First of all, thank you to all of you who took the time to offer sage advice in the comments of my last blog. I think you are all correct and I'm planning on adding in more groundwork to bolster my confidence and her confidence in my leadership. I thought long and hard about selling her this week and what that would mean. I looked at other horses on DreamHorse and contemplated what it would be like if I owned that horse. How would my goals change? What would I do differently? I wasn't sure a different horse was the answer.
I hadn't come to any conclusions when I showed up at the barn on Tuesday for my weekly lesson. I felt like I was going to cry and I really didn't want to jump. In fact, I just didn't want to ride at all. But I was there and my pony was tacked up, so into the arena I went.
We had the usual fight. Tessa didn't want to go forward. I wanted her to go forward. I nagged. She resisted. She wanted to look out the arena and balk/spook at one end and I could feel myself getting frustrated. We couldn't get the right lead. We tried over and over and over and we fell apart.
We took a break and I headed over to Laura.
"This isn't working." I slumped in the saddle. "It's been a year and a half of working on this and Tessa still won't go forward enough and I still can't ride her in half of the arena. And when I ride her by myself, she just stops and won't go down there at all. At what point do I give up on her and on me? I know that everyone else can ride her better and make her go forward and I just feel like this isn't working." I didn't cry, but I felt like a little kid whining at their mom.
Laura leaned back in her chair thoughtfully.
"Most people that own a horse like Tessa and are amateur owners, put their horse in training. If this horse was in training, she'd be a different horse."
I could feel myself starting to get tense. I can't afford full time training. I felt guilty for not being able to. Maybe this was another sign I had the wrong horse. Laura continued, "If this horse was in full time training, she'd get ridden five to six days a week. You'd ride her your usual two times a week and then she'd be getting four more rides from me. How often do you come out?"
"I try to come out three times a week, but sometimes it's only two or one day. And some weeks it's zero."
Laura nodded "Right. So let's just put this in perspective, shall we? You ride one to two days a week on average. And though you've been doing that for a year and a half, it doesn't really add up to a year and a half of solid training or riding. It's more like a few months if you actually look at days, right. So, if you think about what this horse would be like with you just riding for a few months, how do you feel about where you're at?"
A few months? "I feel pretty good about it. We've ridden outside a few times, we've ridden all the way around the arena a few times. We're doing pretty good for just a few months."
"Exactly." Laura sat back, satisfied.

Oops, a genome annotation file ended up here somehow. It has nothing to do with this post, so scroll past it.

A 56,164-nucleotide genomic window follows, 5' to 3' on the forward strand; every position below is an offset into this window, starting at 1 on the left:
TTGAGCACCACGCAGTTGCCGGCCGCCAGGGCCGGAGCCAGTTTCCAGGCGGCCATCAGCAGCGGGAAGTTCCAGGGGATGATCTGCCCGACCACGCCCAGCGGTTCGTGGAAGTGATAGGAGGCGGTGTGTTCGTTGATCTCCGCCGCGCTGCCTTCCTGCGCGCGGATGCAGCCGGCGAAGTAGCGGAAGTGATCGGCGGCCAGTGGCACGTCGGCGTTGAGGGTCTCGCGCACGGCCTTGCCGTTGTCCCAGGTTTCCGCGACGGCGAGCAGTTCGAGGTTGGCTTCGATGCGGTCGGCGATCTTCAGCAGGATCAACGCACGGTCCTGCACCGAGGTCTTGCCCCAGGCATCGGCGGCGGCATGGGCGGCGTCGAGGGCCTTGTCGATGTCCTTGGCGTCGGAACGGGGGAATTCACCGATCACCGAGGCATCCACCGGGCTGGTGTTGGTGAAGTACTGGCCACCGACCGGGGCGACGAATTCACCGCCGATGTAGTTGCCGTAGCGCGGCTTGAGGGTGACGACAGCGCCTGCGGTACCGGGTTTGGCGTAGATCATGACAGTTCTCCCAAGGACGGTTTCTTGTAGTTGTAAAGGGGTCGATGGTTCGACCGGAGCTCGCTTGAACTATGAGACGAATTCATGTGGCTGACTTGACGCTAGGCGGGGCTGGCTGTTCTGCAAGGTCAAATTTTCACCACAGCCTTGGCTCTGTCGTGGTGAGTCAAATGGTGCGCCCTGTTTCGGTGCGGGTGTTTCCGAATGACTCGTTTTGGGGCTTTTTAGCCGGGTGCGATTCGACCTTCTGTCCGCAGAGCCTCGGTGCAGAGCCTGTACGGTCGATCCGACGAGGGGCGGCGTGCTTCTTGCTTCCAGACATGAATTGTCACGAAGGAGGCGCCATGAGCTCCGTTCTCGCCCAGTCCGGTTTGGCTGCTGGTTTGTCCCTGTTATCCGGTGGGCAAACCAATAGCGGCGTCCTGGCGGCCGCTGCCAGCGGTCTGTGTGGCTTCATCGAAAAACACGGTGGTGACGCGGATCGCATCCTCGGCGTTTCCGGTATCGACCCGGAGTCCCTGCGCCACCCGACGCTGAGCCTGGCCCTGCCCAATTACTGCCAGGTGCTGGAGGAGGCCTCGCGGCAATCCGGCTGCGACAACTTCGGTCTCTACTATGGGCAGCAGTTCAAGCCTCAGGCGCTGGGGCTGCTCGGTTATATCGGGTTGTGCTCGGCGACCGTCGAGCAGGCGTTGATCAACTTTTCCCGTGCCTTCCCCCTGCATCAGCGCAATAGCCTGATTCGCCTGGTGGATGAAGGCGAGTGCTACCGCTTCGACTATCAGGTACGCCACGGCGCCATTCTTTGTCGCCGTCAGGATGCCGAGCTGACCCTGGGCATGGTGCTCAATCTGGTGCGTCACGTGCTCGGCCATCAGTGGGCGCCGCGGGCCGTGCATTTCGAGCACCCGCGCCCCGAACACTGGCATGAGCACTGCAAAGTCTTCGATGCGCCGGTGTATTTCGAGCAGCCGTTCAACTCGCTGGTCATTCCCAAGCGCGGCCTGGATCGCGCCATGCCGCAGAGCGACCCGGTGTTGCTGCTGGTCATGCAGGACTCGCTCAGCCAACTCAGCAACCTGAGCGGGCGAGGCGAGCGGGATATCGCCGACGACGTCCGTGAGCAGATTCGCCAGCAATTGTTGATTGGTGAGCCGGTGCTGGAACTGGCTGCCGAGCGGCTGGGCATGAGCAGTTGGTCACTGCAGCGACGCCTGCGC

"But...but...she still won't go in the corner!"
"Okay, so let's look at that. You could make a 'thing' out of that if you want. You could put all your energy and focus on riding her in that corner."
Um, yes. That's what I've been doing. Measuring our success by that corner.
"So, you decide that it's about the corner. And Tessa, having been un-trained when she got here to think that corner was scary (poor training moment from previous trainer who punished the pony when she was genuinely nervous) would continue to not want to go into that corner. And maybe you'd work through it. Or maybe you'd get more frustrated and tense and Tessa would feel that and would be even less inclined to go through that corner. And all your rides might focus on that corner and before you know it, your horse is 15 and still hates that corner. And so you do. And every ride, all the two of you can think about is that corner. Or....you let go of that corner. You have a really good ride at the other end of the arena and you don't worry about the corner. And one day you might find yourself closer to the corner...or you might not. But that corner doesn't dictate Tessa's behavior in the world. If you go to ride a dressage test, their arena isn't going to have that corner. If you go to a show up the street, their arena won't have that corner. See, you've made that corner into something and the only arena with that corner is right here. So, why not come out and have a great ride that just doesn't involve that corner?"
I laughed. Of course it was that easy.
A dear friend of mine who was very wise once told me that expectations are the root of all suffering. Last night Laura echoed this sentiment.
"You've got to let go of your expectations about where you should be at and what you should be doing."
I let that sink in for a moment. And then she sent us off to jump a cross rail. And another and another and another. And at the end, we jumped an entire course and we were sweaty and happy and Tessa was cantering happily away on the correct lead.
I'm going to focus on the things that Tessa and I do well together and try to set us up for success. Because if I can let go of the idea of 'the perfect horse' than she is the horse I have. And the more we work together, the better we will get.